Giving to universities in the UK is on the up. At a time when doom and gloom darkens the landscape, educational philanthropy is a source of light and cheer. In 2008-09, cash gifts to UK universities broke through the half billion pound mark for the first time – a heartening 18.8 per cent rise on the previous year. This in the teeth of the recession; bucking the trend in charitable giving in general; and in striking contrast to a drop in giving of 11.9 per cent to universities in the USA – so often used as the gold standard.
So what are we doing right? And can we keep up the momentum in the face of an ominous alliance of threats?
Good news first. Universities are increasingly fundraising-friendly and fundraising-ready. Ambition, strategy, investment and sharpening professional skills are showing results. JK Rowling’s recent £10m gift to the University of Edinburgh for – or, rather, against – multiple sclerosis simply wouldn’t have happened 10 years ago. Nor could Cambridge University’s demolition this year of its £1bn campaign goal. Those satisfyingly chunky numbers are the fundraising equivalent of the 4-minute mile. A target that seemed humanly unattainable is brought into the realm of the do-able for those with courage, focus and training.
Then successive governments have helped. First through changes to the tax treatment of gifts. And then with the launch of the Matched Funding Scheme in 2008 – £200m for English universities and £10 for Welsh – to encourage giving to higher education. That time-limited opportunity has changed the conversation. With a cash incentive in front of them, universities have professionalised their development operations, talking to their supporters with a new urgency.
The Matched Funding Scheme also provides an investment in structured training. CASE (Council for Advancement and Support of Education) has boosted fundraising skills at all levels in universities, from Vice-Chancellors and Governors to Deans, Development Directors and shiny new graduate trainee fundraisers – a powerful legacy to the future. The impact of the opportunity has been greatest on universities without a long tradition of philanthropy.
Thames Valley University, to take one example, has worked hard to bring its base of just seven donors in 06-07 to an admirable 691 by 09-10. The rise in the number of donors to universities is a striking indicator, increasing at a steady rate of 12 per cent a year over the past five years, amounting to over 163,000 at the last count.
It means that behind the headline-making gifts from JK Rowling, James Dyson and Leonard Blavatnik there’s a swelling army of ordinary individual donors: university alumni, parents, neighbours, staff members – those who feel an attachment to a university and personally value what happens there. Those, too, who recognise that the big problems darkening our collective future – climate change, vile diseases, social injustice – have perhaps their best chance of being tackled within universities and by the bright, socially engaged people they produce.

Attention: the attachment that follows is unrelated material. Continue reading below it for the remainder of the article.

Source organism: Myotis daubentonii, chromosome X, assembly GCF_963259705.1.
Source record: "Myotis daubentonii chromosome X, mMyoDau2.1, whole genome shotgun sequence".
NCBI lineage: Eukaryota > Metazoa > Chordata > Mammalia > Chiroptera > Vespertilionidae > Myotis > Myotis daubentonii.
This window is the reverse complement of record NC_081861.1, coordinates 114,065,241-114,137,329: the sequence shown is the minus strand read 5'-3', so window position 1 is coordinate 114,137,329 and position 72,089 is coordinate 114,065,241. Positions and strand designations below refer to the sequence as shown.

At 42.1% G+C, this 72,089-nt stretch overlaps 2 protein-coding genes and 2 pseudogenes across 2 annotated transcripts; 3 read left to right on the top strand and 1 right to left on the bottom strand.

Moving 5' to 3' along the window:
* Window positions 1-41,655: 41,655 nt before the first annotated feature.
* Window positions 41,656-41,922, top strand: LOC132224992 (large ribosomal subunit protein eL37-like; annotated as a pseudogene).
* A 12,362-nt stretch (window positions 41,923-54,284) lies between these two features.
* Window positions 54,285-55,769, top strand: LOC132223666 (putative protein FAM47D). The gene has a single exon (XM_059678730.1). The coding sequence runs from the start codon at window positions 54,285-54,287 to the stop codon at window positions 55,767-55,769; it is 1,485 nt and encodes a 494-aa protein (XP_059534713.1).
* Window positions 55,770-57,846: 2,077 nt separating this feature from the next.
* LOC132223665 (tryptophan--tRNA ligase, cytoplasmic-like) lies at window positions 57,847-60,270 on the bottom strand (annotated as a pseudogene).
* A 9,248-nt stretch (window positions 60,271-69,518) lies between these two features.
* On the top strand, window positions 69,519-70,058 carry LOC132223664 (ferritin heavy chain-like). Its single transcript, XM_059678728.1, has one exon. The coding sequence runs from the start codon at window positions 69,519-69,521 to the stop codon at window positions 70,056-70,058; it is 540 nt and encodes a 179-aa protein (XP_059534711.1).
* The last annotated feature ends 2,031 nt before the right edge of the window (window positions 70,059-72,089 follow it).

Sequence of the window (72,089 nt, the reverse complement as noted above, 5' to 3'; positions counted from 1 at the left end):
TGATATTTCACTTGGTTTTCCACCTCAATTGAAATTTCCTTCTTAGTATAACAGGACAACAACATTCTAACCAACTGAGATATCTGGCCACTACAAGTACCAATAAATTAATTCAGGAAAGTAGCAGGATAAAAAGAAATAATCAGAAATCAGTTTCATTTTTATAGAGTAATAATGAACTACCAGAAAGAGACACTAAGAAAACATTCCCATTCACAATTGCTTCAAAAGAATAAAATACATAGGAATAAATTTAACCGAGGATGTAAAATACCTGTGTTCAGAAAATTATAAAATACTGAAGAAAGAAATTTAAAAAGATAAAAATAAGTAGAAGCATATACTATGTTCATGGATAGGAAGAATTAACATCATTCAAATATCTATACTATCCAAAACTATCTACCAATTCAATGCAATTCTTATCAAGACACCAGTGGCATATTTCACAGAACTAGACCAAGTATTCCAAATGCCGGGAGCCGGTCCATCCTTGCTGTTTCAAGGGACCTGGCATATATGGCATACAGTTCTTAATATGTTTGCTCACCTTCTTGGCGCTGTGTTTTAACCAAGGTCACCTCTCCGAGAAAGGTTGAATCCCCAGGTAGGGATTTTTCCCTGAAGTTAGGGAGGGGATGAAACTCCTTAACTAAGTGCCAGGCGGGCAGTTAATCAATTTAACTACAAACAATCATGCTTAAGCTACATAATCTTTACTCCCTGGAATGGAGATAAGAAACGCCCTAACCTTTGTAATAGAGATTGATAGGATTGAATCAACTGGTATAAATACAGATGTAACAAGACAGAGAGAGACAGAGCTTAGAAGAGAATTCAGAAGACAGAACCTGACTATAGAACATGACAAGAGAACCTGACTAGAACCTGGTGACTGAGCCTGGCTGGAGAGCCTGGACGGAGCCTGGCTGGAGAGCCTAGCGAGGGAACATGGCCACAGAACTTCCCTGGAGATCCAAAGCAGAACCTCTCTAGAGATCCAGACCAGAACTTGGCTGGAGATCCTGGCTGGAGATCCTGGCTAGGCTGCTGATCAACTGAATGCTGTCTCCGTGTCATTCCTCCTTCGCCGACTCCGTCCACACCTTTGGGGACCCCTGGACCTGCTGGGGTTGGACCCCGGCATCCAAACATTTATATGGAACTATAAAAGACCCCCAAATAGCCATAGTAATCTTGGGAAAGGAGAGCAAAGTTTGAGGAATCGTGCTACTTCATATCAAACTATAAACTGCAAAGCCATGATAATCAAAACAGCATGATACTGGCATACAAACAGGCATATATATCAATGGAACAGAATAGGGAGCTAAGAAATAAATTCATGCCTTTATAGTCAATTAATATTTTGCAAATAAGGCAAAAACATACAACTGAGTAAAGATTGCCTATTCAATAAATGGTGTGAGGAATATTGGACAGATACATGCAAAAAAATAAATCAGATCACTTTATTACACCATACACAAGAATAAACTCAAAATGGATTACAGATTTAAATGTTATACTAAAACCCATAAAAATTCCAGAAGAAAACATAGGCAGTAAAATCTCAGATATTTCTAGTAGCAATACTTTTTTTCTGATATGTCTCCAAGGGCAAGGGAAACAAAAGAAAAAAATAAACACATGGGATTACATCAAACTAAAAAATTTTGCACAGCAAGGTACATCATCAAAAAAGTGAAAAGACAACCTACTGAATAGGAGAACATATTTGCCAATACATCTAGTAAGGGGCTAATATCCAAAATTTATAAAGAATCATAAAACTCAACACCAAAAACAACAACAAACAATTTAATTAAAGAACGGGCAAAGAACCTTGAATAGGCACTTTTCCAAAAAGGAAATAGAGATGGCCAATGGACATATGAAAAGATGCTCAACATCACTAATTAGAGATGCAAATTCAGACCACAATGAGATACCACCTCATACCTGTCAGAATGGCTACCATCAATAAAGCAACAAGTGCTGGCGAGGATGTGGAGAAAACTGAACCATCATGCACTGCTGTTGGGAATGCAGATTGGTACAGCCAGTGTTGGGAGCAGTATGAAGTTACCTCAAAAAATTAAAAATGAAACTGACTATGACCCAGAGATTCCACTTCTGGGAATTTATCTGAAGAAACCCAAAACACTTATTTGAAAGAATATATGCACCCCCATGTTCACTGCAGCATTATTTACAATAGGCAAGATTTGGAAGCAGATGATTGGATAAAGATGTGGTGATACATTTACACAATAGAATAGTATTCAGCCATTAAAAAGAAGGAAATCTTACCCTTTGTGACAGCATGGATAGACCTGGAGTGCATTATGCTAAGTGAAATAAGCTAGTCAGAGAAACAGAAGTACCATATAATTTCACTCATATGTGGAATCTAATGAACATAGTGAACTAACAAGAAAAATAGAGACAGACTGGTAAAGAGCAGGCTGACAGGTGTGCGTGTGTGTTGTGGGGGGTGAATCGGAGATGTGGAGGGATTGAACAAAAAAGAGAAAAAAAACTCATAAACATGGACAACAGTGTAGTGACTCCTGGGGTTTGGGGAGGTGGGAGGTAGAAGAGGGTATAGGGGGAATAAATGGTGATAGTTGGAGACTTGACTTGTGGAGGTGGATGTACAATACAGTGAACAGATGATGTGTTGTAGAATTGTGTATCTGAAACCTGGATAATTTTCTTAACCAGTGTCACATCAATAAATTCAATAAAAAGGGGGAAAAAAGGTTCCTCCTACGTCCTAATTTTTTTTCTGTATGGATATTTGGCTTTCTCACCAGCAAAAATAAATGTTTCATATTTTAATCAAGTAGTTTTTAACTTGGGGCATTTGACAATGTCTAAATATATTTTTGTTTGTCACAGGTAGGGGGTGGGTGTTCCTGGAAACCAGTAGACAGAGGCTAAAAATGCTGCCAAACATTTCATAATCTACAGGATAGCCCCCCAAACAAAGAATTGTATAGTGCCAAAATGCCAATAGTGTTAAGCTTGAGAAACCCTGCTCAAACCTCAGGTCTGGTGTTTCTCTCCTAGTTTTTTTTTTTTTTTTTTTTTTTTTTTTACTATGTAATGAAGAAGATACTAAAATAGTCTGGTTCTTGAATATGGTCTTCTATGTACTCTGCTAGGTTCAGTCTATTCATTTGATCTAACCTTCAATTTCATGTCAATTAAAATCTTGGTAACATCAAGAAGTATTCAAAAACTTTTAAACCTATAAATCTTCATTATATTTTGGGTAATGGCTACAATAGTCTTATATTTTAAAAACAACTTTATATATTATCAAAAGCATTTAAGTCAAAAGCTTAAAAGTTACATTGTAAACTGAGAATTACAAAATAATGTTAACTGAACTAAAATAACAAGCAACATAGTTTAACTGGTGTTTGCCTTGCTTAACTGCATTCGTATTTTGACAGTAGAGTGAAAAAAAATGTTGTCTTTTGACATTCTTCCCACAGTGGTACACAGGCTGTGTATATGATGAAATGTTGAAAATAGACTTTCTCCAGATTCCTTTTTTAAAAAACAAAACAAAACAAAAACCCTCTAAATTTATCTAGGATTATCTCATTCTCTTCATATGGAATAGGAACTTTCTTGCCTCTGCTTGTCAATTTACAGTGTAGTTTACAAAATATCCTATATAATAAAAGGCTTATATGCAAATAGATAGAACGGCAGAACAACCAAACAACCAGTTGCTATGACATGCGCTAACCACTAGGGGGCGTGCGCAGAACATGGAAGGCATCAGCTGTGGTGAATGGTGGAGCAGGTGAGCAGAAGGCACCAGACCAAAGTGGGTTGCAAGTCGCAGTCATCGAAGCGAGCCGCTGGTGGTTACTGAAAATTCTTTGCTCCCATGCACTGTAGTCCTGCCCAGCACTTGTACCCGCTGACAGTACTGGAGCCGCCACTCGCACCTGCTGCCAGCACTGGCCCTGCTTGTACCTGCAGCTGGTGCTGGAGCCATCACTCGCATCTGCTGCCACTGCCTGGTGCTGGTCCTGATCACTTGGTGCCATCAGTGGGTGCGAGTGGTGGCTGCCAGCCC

Gifts to universities are gifts to the future. Not so much giving back as giving forward.
So far so good, then. But what of the threats? At a time when higher education is braced for dramatic cuts in public funding, two dragons, approaching from different directions, menace our growing army of private donors. One is the idea of a graduate tax and its many variants. And the other is the notion that gift aid could be streamlined – but in ways that would disadvantage major donors.
Giving is a voluntary act. Tax is an obligation. Giving – as donors tell us – is satisfying, rewarding, emotionally engaging. No one feels joyful about paying tax and compulsory levies: that’s a dour necessity. Philanthropy accelerates when the conditions are right: when donors choose to act from a basis of knowledge and conviction in partnership with an institution they trust. They repeat the experience – often with knobs on – when they see their money making the difference they hoped for. And the larger the gift, the more thought donors will take over the timing and means of its delivery – the tax implications, for instance.
So the question is, whom do we want alumni to have a continuing relationship with - and from which end of the telescope will we view the experience? The more we consider the donors’ perspective, and provide and protect mechanisms that encourage their generosity, the greater the philanthropic impact – and not just for education.
The lessons universities have learned in the past decade have meaning for the arts and heritage, for health and for high street charities too. So it’s in all our interests if the Treasury gift aid forum, due to report to ministers this month, regards the future of giving from the donors’ point of view. And then, if the Browne Review on student funding, expected to report next month, identifies funding models that encourage university graduates to behave as supportive philanthropists, rather than compel them to be grudging tax payers.
Joanna Motion is vice president for international operations at CASE